Esoteric terms like this are sprinkled all through PRUSSIAN ACOPALYPSE. There are numerous references to refugees directed to a "chausee" and obstructed by a "Golden Pheasant" until they find themselves back in a "cauldron." "Chausee" is French for causeway, or roadway. In East Prussia, these were often elevated to because of low-lying wet ground. "Golden Pheasants" was a derogatory term for a Nazi Party official in his brown uniform with gold braid. "Cauldrons" were what soldiers today might call "kill boxes." They were areas into which heavy fire was directed.
There were also some editing errors. A prominent East Prussian family is described as "Sternberg" on p. 14 and "Steinberg" on p. 15.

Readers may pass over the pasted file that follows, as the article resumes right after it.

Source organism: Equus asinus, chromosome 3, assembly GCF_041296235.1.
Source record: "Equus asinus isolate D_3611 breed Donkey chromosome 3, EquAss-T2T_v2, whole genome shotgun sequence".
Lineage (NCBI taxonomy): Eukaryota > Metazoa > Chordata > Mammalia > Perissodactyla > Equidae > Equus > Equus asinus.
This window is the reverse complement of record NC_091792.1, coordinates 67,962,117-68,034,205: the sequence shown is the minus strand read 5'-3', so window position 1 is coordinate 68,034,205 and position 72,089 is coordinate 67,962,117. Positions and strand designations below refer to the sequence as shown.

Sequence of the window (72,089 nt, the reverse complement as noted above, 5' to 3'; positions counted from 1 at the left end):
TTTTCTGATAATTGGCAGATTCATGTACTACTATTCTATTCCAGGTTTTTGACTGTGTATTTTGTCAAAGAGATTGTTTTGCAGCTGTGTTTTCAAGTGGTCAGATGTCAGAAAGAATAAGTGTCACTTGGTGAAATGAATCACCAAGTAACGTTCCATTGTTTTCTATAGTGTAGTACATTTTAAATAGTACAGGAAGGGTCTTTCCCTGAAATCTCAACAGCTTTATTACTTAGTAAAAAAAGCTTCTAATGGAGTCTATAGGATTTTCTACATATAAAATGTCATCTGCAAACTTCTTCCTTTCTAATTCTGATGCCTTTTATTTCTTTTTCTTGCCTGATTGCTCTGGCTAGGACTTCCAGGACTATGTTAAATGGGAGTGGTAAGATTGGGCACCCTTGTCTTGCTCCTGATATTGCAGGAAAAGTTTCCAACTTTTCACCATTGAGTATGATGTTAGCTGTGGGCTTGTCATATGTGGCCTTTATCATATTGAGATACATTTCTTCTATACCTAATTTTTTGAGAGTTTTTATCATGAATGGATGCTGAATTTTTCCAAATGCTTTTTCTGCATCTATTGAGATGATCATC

For students of the Eastern Front, this book will be useful. It will be difficult for non-specialists, especially in the USA. It does have a lot of information and some useful maps. It has no photographs or other illustrations, however, and it desperately needs good annotations (or a good glossary, or both) a real bibliography and an index.
The author mentions Soviet atrocities against Prussian civilians (especially women and girls), in passing, but seems a bit too prim to get into the sordid details of it. Nemmersdorf, for example, is barely mentioned. Nobody can accuse Herr Kieser of exploiting what has been called "the pornography of violence", but his approach masks the terror that pervaded almost every aspect of the flight west from the Red Army.